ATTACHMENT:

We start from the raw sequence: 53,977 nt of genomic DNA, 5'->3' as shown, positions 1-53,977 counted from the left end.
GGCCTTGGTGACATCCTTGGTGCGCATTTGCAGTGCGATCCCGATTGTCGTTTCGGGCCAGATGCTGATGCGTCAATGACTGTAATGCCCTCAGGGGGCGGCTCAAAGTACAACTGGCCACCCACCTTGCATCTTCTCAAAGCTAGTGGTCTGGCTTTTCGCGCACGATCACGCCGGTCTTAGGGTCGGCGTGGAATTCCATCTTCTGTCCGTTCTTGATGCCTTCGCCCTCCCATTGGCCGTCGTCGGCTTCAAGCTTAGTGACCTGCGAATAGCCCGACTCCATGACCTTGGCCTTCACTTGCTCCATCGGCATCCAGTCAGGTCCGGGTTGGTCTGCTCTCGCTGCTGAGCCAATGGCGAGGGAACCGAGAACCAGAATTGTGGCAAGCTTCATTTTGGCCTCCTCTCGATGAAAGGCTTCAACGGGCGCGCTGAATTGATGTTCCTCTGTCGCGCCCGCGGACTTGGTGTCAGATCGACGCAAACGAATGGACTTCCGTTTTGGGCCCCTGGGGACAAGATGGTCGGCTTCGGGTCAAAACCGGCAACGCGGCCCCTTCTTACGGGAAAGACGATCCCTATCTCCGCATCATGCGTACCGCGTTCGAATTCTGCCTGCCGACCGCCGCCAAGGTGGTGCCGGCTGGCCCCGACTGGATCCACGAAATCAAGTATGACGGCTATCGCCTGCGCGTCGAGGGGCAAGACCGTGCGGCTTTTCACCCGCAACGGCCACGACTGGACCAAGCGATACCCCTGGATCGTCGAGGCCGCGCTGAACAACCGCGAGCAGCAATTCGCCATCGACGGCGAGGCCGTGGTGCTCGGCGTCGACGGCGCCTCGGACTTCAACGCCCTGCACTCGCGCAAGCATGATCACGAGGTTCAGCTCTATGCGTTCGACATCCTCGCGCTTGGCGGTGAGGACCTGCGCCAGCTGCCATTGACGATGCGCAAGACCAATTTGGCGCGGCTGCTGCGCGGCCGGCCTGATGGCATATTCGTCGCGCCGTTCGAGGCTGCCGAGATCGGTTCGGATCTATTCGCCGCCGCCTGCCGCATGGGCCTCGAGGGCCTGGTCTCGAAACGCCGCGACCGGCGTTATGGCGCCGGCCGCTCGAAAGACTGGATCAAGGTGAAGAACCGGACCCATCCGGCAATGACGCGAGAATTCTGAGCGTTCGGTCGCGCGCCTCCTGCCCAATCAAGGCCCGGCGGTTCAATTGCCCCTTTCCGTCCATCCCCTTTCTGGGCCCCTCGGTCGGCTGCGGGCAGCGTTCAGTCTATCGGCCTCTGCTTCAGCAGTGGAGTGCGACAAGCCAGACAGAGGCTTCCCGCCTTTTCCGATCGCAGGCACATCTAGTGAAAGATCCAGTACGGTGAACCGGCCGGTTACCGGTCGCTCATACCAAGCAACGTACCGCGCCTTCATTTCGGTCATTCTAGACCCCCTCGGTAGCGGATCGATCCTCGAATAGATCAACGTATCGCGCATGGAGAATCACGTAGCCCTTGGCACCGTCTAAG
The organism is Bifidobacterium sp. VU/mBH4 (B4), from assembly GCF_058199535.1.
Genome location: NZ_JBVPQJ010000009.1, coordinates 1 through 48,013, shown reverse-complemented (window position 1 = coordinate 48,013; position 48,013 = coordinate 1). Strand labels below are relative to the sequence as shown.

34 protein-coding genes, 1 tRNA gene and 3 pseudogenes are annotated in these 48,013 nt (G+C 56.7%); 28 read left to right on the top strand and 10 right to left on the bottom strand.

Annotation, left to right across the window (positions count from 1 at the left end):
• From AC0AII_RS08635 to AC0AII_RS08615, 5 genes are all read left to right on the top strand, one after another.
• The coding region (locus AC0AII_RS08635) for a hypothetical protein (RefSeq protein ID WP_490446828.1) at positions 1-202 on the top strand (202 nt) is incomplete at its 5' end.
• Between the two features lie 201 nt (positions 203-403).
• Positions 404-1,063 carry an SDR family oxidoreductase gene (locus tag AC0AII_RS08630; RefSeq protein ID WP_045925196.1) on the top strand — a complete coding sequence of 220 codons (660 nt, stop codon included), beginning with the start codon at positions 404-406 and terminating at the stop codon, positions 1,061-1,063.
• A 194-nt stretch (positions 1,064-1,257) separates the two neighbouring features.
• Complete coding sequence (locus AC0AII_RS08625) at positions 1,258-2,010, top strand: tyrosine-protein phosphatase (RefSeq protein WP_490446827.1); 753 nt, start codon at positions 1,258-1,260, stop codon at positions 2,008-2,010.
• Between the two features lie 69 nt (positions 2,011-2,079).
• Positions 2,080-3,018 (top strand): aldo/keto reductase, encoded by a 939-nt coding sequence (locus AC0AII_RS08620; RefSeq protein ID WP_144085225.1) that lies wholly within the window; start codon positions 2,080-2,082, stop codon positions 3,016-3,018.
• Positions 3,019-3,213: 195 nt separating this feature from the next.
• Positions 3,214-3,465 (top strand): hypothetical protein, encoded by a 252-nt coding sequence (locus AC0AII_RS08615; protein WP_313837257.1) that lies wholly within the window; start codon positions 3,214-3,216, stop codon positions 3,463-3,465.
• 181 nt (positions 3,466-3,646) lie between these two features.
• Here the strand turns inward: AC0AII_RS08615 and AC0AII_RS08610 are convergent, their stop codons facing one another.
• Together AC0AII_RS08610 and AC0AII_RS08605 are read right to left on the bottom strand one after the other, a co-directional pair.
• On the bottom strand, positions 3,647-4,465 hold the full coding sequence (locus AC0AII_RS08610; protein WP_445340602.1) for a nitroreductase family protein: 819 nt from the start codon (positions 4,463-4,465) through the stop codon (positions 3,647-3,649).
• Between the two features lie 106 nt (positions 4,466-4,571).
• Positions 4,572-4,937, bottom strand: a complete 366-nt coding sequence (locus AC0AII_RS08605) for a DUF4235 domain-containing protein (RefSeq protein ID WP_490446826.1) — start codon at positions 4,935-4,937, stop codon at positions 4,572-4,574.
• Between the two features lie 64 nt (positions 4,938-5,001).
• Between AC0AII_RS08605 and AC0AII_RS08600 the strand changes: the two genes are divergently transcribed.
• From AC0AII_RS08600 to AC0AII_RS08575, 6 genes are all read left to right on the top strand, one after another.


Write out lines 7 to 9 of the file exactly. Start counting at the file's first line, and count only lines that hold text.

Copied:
• From AC0AII_RS08635 to AC0AII_RS08615, 5 genes are all read left to right on the top strand, one after another.
• The coding region (locus AC0AII_RS08635) for a hypothetical protein (RefSeq protein ID WP_490446828.1) at positions 1-202 on the top strand (202 nt) is incomplete at its 5' end.
• Between the two features lie 201 nt (positions 203-403).